In a guest blog, Dr Oliver van Hecke, DPhil student in Oxford University’s Nuffield Department of Primary Care Health Sciences and Oxfordshire GP, explains why genetics may determine whether someone experiences multiple chronic diseases.
Chronic pain, depression and heart disease are three of the commonest causes of disability, and are becoming more prevalent in the population. Increasingly, some people will suffer from one or several of these long-term health problems in their lifetime, which is known as multimorbidity, but why? Is this simply down to bad luck or could there be an underlying cause, perhaps due to a shared familial risk, and/or genetic factors?
While we know that age, gender, social circumstances and lifestyle increase someone’s vulnerability to multiple causes of disability, research has now revealed that genetics can indeed play a role in determining whether someone experiences multiple chronic illnesses.
The new study, which we were involved with along with colleagues at the University of Dundee and Kings College, London, examined two major existing population cohorts (Generation Scotland and TwinsUK), for the likelihood of chronic pain, depression and heart disease co-occurring in both individuals and in their siblings. We found that people who had one of these illnesses were much more likely to have one or both of the other illnesses.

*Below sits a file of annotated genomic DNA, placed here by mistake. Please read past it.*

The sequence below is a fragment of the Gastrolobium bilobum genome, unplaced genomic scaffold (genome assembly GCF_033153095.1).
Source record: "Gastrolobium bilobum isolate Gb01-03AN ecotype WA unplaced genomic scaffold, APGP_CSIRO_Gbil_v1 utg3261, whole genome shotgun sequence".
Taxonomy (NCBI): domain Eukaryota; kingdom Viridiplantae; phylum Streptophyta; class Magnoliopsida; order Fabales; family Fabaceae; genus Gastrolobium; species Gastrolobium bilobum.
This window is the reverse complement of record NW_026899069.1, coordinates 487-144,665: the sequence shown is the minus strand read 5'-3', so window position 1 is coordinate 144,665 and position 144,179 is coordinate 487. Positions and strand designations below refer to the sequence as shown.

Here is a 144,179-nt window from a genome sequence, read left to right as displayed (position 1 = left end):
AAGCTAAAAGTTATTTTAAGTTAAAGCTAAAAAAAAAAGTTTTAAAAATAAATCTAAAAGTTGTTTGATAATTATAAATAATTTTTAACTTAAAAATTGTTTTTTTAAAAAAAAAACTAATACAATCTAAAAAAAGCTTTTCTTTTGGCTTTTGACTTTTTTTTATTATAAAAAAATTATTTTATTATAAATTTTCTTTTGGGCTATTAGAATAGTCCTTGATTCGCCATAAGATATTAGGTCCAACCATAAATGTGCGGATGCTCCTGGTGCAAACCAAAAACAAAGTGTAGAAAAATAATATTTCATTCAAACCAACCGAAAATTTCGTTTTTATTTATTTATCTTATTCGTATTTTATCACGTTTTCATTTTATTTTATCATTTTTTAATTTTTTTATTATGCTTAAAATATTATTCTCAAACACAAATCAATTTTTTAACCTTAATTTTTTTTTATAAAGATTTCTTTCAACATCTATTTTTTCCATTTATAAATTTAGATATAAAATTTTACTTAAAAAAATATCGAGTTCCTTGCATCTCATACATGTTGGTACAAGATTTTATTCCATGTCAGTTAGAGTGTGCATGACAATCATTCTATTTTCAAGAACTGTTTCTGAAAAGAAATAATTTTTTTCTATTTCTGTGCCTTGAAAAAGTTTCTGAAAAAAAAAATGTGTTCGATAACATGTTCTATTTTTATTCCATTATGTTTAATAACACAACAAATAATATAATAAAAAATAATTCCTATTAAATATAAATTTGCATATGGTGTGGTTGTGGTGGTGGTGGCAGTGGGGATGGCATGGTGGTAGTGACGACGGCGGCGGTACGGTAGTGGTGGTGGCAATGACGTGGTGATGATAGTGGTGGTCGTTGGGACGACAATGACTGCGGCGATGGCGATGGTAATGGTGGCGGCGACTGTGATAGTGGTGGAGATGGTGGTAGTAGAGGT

Interestingly, we identified a sibling link – the brothers or sisters of people with one of these illnesses were much more likely to have one of the other illnesses too, even after allowing for known social and demographic factors. For example, siblings of people with heart disease were twice as likely to have chronic pain, while siblings of those with depression were twice as likely to suffer from heart disease.
Using the twins data, we were able to show that genetics contributed to the co-occurrence of chronic widespread pain and heart disease in twins, in addition to important environmental contributions.
The finding that genes likely play a key role in determining whether someone experiences multiple chronic illnesses provides researchers new avenues to explore the underlying biological mechanisms between different conditions. Of course, as both a researcher and a clinician I realise it will always be important to address the social and demographic factors that cause disability and comorbidity, such as deprivation for example. However this new insight into the shared genetics of comorbidities may enable us to recognise these conditions earlier in the community. This would, in turn, allow us to focus on preventative therapies for these patients by targeting the underlying causes (such as stress or health inequalities) rather than the visible symptoms of the condition itself.
The full study, ‘Chronic pain, depression and cardiovascular disease linked through a shared genetic predisposition: Analysis of a family-based cohort and twin study,’ can be read in the journal PLOS ONE.